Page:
Human Nature in Hamlet and a Midsummer Night’s Dream
“It is the nature of people to love, then destroy, then love again that which they value the most. ” –Unknown. Countless authors have tried to display love as human nature, but no author does this better than the famous playwright, William Shakespeare. In both Hamlet and A Midsummer Night’s Dream, Shakespeare exhibits how love can control a person. To understand how love controls a person, one must understand that human nature is the sum of qualities and traits shared by all humans.
All humans have exhibit love in one way or another, which explains how human nature relates to the controlling aspect of love. In Hamlet and A Midsummer Night’s Dream, conflicts between loyalty to family and friends, lack of trustworthiness towards others, and jealousy towards others prevent characters from showing how they truly feel about their love. However, the character’s inability to show their true love does not prevent them from exhibiting their human nature of love, despite conflict and obstacles.
In Hamlet, one can see that Hamlet obviously loves his father. Because Hamlet loves his father, he wishes to retain the loyalty he has for his father. Part of Hamlet’s desire to remain loyal to his father stems from the marriage of Gertrude, Hamlet’s mother, and Claudius, Hamlet’s father’s brother. Hamlet highly disapproves of this marriage and wants to make it known. Hamlet feels that he can avenge his father’s death by killing Claudius. Hamlet contributes to the death of Claudius, but in the end, Claudius kills himself.
The death of Claudius shows that Hamlet remains loyal to his father and shows the love he has for him. While a conflict between love and loyalty do control Hamlet’s actions in Hamlet, a more obvious conflict between love and loyalty occurs in Shakespeare’s A Midsummer Night’s Dream. In A Midsummer Night’s Dream, Hermia faces the conflict of remaining loyal to her father or following her heart and marrying Lysander, without her father’s approval. In the time of A Midsummer Night’s Dream, girls did not have to right to choose who they married, so their fathers chose for them.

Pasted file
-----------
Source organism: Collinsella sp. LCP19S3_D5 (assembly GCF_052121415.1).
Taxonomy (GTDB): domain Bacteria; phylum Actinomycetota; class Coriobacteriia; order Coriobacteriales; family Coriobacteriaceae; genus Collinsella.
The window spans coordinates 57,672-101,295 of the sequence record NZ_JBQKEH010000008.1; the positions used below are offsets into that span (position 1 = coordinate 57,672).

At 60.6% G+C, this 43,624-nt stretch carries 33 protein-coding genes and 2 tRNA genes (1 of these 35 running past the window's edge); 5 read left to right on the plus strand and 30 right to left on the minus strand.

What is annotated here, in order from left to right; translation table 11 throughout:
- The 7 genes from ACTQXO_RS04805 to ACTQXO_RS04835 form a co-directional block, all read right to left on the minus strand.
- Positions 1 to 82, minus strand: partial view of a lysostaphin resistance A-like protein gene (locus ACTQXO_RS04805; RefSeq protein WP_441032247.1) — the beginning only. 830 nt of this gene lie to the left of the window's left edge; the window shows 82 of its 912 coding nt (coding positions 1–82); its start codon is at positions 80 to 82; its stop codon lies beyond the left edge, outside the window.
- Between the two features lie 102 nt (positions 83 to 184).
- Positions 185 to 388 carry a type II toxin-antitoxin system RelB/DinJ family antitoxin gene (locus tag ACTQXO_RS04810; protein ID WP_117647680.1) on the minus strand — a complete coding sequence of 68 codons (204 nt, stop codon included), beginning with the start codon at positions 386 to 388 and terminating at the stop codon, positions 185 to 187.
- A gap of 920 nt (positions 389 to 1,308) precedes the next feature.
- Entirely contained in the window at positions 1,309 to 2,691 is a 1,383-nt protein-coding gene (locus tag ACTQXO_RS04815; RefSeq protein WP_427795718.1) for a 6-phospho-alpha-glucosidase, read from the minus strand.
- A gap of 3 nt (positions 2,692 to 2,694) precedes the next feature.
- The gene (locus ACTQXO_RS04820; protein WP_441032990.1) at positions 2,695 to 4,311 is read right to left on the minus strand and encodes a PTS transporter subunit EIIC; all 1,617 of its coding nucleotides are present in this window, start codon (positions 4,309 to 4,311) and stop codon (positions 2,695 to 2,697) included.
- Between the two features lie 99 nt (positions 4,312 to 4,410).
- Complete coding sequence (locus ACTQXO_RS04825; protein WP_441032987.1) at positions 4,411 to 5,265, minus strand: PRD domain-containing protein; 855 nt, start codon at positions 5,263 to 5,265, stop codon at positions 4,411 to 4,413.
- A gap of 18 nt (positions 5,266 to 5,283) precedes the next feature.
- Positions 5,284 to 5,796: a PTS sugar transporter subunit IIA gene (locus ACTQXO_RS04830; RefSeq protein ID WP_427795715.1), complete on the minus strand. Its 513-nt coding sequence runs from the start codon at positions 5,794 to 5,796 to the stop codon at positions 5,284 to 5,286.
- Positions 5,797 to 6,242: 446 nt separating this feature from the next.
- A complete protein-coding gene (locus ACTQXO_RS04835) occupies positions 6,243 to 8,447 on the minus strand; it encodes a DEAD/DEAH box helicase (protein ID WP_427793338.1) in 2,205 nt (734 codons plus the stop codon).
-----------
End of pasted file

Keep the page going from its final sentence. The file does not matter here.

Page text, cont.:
Hermia’s father told his daughter she could marry Demetrius, become a nun, or die. Hermia does not like any of those choices, so rebels against her father and decides to go and marry Lysander, her true lover. Love causes Hermia to choose Lysander, which shows how the human nature of love has controlling powers. However, in the end, Hermia’s father accepts the fact that his daughter has love for Lysander and allows them to marry, but not just because they love each other. The marriage of Hermia and Lysander results from Demetrius falling out of love with Hermia.
In Hamlet, Hamlet decides to obey and remain loyal to his father, while in A Midsummer Night’s Dream, Hermia decides to go against her father’s requests because of her love for Lysander. While these Shakespearean plays produce two different outcomes between the human nature of love and loyalty, they both show how love controls the loyalty of a person to a loved one. Another point that comes across in Hamlet and A Midsummer Night’s Dream comes as a result of how trustworthiness gets in the way of love.
In A Midsummer Night’s Dream, Hermia trusts her best friends, Helena to keep the secret that she plans to marry Lysander, without her father’s knowledge. While Hermia thinks she can trust Helena with her secret, Helena does not keep true to her word of not telling anyone the secret. Hermia tells Helena this secret because she not only trusts Helena, she loves her as a friend. Hermia’s love for Helena causes the telling of the secret. However, when Helena goes against Hermia’s request of keeping the secret, Hermia loses some of her trust for Helena.